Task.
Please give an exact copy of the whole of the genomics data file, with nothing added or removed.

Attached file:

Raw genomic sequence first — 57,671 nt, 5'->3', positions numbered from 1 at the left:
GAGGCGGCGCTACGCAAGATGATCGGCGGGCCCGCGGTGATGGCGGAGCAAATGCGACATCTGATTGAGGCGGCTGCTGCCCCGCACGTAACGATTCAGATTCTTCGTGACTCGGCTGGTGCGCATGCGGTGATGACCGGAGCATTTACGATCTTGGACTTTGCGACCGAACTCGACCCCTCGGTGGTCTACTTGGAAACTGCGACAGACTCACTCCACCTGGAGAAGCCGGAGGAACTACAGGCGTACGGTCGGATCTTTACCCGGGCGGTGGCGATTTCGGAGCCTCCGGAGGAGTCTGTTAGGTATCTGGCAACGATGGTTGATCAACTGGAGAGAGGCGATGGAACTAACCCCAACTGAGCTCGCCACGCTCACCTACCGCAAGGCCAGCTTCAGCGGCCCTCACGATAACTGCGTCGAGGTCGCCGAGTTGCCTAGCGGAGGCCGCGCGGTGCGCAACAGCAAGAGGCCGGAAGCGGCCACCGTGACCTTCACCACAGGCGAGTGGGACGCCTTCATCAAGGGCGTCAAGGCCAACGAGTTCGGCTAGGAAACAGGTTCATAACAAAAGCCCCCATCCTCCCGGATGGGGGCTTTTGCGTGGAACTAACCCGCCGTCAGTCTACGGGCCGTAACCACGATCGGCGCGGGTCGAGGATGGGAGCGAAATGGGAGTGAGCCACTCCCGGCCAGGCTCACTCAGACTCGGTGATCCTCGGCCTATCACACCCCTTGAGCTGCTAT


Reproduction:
Raw genomic sequence first — 57,671 nt, 5'->3', positions numbered from 1 at the left:
GAGGCGGCGCTACGCAAGATGATCGGCGGGCCCGCGGTGATGGCGGAGCAAATGCGACATCTGATTGAGGCGGCTGCTGCCCCGCACGTAACGATTCAGATTCTTCGTGACTCGGCTGGTGCGCATGCGGTGATGACCGGAGCATTTACGATCTTGGACTTTGCGACCGAACTCGACCCCTCGGTGGTCTACTTGGAAACTGCGACAGACTCACTCCACCTGGAGAAGCCGGAGGAACTACAGGCGTACGGTCGGATCTTTACCCGGGCGGTGGCGATTTCGGAGCCTCCGGAGGAGTCTGTTAGGTATCTGGCAACGATGGTTGATCAACTGGAGAGAGGCGATGGAACTAACCCCAACTGAGCTCGCCACGCTCACCTACCGCAAGGCCAGCTTCAGCGGCCCTCACGATAACTGCGTCGAGGTCGCCGAGTTGCCTAGCGGAGGCCGCGCGGTGCGCAACAGCAAGAGGCCGGAAGCGGCCACCGTGACCTTCACCACAGGCGAGTGGGACGCCTTCATCAAGGGCGTCAAGGCCAACGAGTTCGGCTAGGAAACAGGTTCATAACAAAAGCCCCCATCCTCCCGGATGGGGGCTTTTGCGTGGAACTAACCCGCCGTCAGTCTACGGGCCGTAACCACGATCGGCGCGGGTCGAGGATGGGAGCGAAATGGGAGTGAGCCACTCCCGGCCAGGCTCACTCAGACTCGGTGATCCTCGGCCTATCACACCCCTTGAGCTGCTAT